DB: How many students do you have right now?

John: I have about twelve or thirteen consistent students.

DB: So how many hours do you teach a week?

John: Fifty to seventy. Twelve or thirteen hours a day sometimes.

DB: That's a lot of hours! That's a lot of dancing, because you don't teach a lot of couples. How do you do it?

John: This would be a great chance for me to get sponsors for the teachers. I start out every morning with a V8, then I shower with Zest soap put on my Tommy Bahamas, step in to my Adidas tennis shoes, that I also teach in, and off to work I go in my Cadillac. I start teaching most mornings about eight, and I don't stop until nine or ten at night. I take a five minute break between lessons. Sometimes my students bring me something to eat, because they want me to have enough strength to make it through their lesson so they take care of me.

DB: What made you decide to go to the competitions that are on the USDSC Circuit?

John: I think ultimately it's the goal of achieving something. Before Debbie and I stopped dancing, we were making the top six in the American Smooth, and we'd won quite a few Rising Star titles. I think we could have done really well if we'd continued dancing. The kids are proud of what we had achieved, but it was really before their time. I guess I wanted them to be able to say, "My Dad's the top teacher in the United States!" It's a pride thing. I think most people want their kids to be proud of what they do. I don't think that being a dance teacher is one of the first things you announce when someone asks you what you do for a living. I think there are people in our profession who make it a bad thing. I wanted to be proud of myself and my profession, and I am.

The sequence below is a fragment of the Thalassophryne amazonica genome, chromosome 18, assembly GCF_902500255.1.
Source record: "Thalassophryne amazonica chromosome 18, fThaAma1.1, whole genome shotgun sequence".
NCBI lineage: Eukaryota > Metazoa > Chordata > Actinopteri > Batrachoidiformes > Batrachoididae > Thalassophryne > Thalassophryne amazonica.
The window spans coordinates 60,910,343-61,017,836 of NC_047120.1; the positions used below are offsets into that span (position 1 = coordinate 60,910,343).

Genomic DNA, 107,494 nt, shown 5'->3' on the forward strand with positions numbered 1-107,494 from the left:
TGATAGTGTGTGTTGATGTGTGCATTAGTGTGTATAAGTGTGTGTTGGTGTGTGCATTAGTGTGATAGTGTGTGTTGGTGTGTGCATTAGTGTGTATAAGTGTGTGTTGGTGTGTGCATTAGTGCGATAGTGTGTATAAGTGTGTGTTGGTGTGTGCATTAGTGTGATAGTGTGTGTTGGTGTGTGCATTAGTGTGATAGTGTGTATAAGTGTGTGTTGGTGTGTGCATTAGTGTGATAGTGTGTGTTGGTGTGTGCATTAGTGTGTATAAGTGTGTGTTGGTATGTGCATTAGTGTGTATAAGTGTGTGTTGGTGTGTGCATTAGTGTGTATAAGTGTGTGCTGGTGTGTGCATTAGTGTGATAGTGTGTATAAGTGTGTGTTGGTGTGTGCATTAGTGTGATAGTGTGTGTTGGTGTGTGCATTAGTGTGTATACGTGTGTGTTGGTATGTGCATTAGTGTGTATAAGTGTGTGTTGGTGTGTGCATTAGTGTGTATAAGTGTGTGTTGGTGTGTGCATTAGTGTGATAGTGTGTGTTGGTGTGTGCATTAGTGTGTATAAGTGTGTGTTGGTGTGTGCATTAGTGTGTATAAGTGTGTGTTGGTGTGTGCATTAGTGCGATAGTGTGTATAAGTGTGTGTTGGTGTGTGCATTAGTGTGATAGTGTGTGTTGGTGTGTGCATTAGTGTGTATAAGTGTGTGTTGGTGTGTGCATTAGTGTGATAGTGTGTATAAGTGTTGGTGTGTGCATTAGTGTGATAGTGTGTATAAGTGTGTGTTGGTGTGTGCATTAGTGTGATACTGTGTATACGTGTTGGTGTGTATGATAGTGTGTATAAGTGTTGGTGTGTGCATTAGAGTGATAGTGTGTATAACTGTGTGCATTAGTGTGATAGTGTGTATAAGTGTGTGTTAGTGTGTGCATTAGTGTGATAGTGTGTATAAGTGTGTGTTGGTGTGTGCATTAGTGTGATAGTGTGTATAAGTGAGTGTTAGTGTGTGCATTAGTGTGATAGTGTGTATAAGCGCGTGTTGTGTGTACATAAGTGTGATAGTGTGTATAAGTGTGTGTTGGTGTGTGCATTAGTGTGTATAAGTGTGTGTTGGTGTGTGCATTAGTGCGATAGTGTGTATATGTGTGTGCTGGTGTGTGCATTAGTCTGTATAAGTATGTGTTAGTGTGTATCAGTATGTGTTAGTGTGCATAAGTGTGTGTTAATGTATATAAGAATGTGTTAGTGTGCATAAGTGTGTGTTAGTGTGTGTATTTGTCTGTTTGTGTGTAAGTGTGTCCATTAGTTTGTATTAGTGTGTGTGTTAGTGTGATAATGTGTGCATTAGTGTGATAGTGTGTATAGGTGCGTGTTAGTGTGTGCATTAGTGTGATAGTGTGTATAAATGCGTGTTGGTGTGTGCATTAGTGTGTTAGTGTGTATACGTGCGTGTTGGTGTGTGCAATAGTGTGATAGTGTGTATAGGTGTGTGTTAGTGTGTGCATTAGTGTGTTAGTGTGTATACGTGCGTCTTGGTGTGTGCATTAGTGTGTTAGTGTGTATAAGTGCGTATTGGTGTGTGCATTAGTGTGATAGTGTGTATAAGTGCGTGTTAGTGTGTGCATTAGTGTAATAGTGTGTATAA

DB: I'm sure a lot of organizers would like to know what they should do to make you go to their events?

John: Hmmm! For me, competitions are not only about professional events. Even when I competed professionally, I still did pro-am. It's all about the students and I don't think at some events this is the truth. Pro-am is what makes the money in this country. They need more recognition for their achievements, but it shouldn't be about stamina, it should be about quality. I would rather come last in a competition of good dancers than first in a competition because I showed up.

DB: I've seen you dance a lot, and I think you try to give good quality. But do you ever think that some of the judges have given you good scores because they want you to go to their competition?

John: It's crossed my mind. I think for the most part they try to be fair, although being impartial is difficult in any form of judging. Most of what I've seen in the recent past seems to be fair.

DB: Do you let your students know when they don't dance well?

John: Yes, all the time!

DB: Does that become a problem if they still place well?

John: My ladies are very good about taking criticism. I am too. When coaches come to my school, the very first thing I tell them is "don't hold back on me, you won't hurt my feelings!" I want to get better to help my students. Going back to the judging, I think sometimes the judges are more fair than others. Like when they mark someone else over me I don't think that's fair! Just kidding! I feel it would be a great thing if we had a standardized American syllabus that everyone had to adhere to like International. But this raises another problem, who's going to create it? Like dancing in the Olympics, who is going to judge it? There's always the behind the scenes political thing going on. Maybe it would be better if there were only certain figures you could do at competitions, then the dancing would have to be judged.

DB: Do you think there is a problem with invigilation?